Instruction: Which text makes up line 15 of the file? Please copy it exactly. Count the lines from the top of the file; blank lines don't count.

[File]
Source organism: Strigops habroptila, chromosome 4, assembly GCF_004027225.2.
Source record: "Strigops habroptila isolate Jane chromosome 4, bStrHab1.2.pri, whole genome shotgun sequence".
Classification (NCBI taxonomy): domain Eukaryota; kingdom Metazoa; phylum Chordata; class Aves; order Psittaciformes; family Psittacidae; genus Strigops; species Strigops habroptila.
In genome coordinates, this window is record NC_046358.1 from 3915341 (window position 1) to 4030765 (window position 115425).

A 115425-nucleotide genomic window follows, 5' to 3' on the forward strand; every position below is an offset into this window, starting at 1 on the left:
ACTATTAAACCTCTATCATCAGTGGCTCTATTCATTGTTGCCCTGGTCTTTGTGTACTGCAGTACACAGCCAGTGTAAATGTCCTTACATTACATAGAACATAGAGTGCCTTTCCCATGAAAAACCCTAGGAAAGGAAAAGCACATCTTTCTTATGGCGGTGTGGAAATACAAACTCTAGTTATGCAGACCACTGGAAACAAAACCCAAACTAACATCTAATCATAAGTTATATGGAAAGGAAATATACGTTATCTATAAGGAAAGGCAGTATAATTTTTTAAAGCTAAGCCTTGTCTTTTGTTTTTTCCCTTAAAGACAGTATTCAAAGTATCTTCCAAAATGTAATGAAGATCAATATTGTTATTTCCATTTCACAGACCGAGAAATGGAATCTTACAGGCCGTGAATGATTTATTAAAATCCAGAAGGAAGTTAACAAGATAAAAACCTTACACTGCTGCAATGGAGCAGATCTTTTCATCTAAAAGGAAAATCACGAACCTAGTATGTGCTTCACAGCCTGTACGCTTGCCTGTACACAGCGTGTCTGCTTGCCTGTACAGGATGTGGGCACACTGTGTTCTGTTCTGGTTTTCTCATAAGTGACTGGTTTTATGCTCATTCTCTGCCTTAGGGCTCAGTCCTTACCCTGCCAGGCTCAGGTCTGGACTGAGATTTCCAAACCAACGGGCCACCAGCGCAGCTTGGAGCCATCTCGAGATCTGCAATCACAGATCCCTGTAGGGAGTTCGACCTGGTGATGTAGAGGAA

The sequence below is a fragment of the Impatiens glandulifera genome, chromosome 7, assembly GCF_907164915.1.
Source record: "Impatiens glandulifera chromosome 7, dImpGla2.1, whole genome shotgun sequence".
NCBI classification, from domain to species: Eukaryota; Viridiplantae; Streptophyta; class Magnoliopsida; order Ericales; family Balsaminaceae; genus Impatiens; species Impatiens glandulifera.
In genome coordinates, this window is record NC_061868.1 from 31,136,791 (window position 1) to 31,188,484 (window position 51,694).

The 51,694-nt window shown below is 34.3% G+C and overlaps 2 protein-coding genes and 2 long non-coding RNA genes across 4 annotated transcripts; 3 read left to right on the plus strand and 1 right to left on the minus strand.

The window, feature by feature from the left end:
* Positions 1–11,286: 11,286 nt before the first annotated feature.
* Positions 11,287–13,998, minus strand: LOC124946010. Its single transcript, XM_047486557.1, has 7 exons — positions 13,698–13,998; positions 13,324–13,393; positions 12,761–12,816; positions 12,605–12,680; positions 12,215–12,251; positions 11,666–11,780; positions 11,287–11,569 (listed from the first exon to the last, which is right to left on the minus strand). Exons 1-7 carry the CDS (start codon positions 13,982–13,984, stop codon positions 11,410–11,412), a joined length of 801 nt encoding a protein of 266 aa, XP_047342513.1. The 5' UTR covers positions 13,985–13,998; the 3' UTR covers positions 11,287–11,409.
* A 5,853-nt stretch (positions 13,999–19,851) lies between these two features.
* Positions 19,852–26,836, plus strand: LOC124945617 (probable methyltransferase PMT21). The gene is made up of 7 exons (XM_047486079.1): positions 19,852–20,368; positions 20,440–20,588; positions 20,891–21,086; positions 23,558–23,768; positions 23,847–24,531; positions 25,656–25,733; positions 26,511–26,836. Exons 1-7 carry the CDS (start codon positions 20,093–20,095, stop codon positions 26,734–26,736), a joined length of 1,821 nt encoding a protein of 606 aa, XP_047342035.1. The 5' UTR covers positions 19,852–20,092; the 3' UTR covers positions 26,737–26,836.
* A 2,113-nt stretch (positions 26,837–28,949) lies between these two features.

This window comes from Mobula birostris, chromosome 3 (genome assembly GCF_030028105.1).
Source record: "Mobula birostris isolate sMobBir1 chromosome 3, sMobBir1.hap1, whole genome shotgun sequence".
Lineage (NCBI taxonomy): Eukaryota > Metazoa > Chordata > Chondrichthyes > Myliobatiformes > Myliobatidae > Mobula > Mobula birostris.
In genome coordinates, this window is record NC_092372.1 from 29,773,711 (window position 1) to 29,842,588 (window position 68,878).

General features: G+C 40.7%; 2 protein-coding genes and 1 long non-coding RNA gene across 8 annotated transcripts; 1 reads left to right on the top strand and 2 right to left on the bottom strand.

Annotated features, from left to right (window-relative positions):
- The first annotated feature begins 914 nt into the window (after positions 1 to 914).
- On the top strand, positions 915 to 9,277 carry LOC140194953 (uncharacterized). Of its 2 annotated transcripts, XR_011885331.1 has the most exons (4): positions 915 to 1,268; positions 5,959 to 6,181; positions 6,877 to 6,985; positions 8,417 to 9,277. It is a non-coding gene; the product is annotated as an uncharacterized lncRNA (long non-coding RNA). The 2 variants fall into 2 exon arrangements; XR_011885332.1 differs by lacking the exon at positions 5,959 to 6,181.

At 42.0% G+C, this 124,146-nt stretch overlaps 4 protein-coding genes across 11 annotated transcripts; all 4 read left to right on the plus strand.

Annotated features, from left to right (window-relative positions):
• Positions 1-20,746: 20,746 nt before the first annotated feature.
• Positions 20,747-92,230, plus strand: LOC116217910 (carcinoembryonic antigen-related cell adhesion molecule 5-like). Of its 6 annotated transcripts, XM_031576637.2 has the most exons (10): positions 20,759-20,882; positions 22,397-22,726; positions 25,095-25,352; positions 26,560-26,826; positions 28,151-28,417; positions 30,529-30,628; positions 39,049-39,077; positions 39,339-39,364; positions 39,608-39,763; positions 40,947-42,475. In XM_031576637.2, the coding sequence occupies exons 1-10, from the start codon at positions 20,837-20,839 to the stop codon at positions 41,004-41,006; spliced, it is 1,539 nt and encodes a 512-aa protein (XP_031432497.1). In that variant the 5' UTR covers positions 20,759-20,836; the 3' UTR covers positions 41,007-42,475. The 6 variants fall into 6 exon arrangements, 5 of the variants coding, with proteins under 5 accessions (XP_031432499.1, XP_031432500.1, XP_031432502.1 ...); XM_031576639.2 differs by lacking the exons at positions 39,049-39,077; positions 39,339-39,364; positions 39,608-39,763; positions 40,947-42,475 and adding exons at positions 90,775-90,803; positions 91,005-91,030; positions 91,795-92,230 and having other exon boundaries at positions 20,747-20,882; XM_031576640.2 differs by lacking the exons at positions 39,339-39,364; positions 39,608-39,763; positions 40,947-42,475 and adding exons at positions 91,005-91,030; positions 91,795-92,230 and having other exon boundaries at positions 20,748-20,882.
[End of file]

* A 5,853-nt stretch (positions 13,999–19,851) lies between these two features.